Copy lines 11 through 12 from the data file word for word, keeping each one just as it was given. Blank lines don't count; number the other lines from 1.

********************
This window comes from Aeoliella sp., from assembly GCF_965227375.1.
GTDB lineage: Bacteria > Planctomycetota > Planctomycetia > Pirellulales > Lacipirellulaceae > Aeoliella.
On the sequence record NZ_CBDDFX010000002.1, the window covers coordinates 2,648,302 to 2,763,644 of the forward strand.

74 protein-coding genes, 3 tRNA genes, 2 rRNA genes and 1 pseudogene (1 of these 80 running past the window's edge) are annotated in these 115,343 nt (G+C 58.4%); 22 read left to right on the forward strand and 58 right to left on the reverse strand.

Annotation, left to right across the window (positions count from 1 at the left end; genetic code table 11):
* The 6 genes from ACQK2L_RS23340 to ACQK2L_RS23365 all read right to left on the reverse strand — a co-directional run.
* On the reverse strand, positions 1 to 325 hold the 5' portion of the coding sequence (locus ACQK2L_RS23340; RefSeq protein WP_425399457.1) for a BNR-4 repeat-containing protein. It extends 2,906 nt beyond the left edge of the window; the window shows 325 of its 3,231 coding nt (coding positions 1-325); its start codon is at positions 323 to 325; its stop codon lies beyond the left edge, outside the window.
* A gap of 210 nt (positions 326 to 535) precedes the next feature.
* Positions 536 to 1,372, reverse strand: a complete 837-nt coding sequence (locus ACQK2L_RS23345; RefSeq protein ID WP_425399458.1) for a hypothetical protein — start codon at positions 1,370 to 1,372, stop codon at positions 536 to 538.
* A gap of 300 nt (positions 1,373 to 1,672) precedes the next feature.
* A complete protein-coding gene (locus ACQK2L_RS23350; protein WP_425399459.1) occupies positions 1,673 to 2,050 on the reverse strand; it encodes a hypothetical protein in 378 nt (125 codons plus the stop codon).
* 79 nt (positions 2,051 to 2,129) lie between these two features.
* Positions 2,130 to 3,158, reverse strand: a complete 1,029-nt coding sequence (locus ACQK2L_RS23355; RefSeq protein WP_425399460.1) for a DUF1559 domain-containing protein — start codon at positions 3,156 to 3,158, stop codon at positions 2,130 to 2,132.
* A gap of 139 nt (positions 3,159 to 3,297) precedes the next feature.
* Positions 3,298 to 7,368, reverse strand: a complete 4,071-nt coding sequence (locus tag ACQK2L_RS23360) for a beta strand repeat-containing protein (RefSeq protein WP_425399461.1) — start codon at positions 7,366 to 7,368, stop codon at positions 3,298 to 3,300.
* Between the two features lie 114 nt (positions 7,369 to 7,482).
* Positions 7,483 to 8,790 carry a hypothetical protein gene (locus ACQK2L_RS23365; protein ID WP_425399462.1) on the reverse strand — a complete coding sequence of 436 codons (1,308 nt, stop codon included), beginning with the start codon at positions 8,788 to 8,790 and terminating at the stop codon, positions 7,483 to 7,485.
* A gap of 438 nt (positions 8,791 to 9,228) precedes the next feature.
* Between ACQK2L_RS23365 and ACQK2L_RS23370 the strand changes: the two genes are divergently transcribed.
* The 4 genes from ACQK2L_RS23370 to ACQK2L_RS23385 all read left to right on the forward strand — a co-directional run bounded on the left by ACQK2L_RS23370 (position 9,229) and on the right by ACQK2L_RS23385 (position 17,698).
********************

* A complete protein-coding gene (locus ACQK2L_RS23350; protein WP_425399459.1) occupies positions 1,673 to 2,050 on the reverse strand; it encodes a hypothetical protein in 378 nt (125 codons plus the stop codon).
* 79 nt (positions 2,051 to 2,129) lie between these two features.